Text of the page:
Judging from outside appearances, Israeli Foreign Minister Yitzhak Shamir got a distinctly cool reception from President Reagan as he opened his two days of talks here.
At the end of Mr. Reagan's brief meeting with Mr. Shamir, the White House issued a terse statement saying that Reagan had emphasized the need for an early diplomatic settlement of the Beirut crisis and for an end ''by all parties'' to fighting in and around the Lebanese capital.
In what amounted to a criticism of Israel for its 14-hour-long bombing and shelling of west Beirut on Aug. 1, the President told Shamir, according to the statement, that ''the world can no longer accept a situation of constantly escalating violence.'' The President also was reported to have urged the Israeli foreign minister to have his government lift the Beirut blockade and allow food, medicine, and water to reach encircled west Beirut.
This firmness toward Israel was likely to come as good news to some of the Arab governments that have been pressing the President to move toward a more ''evenhanded'' Middle East policy.
But President Reagan's attitude seemed to apply mostly to the immediate, tactical situation around Beirut. It was not clear that the President or his advisers had adopted the kind of strategy or vision that would accommodate Arab proposals for diplomatic movement beyond Beirut, to a larger settlement of the Palestinian question. Indeed, most indications so far are to the contrary.
At a picture-taking session before the Reagan-Shamir meeting, Mr. Reagan and the American officials accompanying him looked grim. Some observers noted the contrast between this meeting and the relatively friendly meeting which the President had had at the end of last week with Shamir's counterpart, the Egyptian foreign minister, Kamal Hassan Ali.
The meeting with Shamir, said one White House official, was ''not intended to be a warm social event.''
The official said that President Reagan's special Middle East envoy, Philip C. Habib, has ''had some real problems proceeding with arrangements'' for a resolution of the Beirut problem because the Israelis were cutting off water and electricity to the city and then bombing and shelling it.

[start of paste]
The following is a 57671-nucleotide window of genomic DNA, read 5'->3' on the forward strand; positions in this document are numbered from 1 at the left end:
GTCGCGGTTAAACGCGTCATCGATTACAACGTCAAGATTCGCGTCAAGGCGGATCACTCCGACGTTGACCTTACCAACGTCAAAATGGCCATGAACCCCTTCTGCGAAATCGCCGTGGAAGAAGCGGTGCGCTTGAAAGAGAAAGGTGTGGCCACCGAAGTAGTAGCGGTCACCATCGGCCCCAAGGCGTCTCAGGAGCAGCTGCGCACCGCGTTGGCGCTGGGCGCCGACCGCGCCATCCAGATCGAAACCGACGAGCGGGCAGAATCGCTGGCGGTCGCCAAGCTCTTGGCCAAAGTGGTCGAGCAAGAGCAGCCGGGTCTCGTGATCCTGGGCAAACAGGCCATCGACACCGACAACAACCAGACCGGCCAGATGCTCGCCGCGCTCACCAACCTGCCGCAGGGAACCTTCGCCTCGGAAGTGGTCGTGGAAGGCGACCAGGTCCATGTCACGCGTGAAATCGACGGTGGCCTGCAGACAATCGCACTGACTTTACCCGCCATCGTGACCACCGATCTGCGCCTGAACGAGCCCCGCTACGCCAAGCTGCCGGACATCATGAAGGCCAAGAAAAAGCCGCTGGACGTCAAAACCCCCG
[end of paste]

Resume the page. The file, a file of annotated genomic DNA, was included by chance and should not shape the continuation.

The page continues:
''We have not been getting much cooperation,'' the official said.
President Reagan has in the past said that violations of the Beirut cease-fire were coming from both sides. However, the President's view is that whatever the provocation might have been from the Palestine Liberation Organization (PLO) on the latest occasion, the reaction from the Israelis was a matter of overkill.
At the same time, however, the Arabs may be disappointed that the President is not going as far as they would like to see him go; namely, make a political concession to the PLO which would allow it to leave Beirut with some hope that some day it will get the Palestinian state that it is seeking.
The Middle East Policy Survey, a biweekly publication that has high-level sources of information in both the Israeli and American governments, argues in its current issue that while the new secretary of state, George P. Shultz, has shown sensitivity to the Palestinian problem, this does not necessarily mean any major US policy changes. It quotes sources as saying that President Reagan has so far displayed an unshakable belief that an alliance with Israel is a strategic asset. According to the Survey, that runs contrary to traditional State Department views. It also said that when the Saudi and Syrian foreign ministers visited here recently and sought a firm commitment from the US to get Israel to withdraw from Lebanon, Reagan spoke only of US efforts to ''persuade'' Israel to withdraw.
Foreign Minister Shamir told reporters, meanwhile, that Israel would maintain the lastest cease-fire around Beirut ''on one condition: that it will be an absolute and mutual cease-fire,'' not a ''one-sided cease-fire.''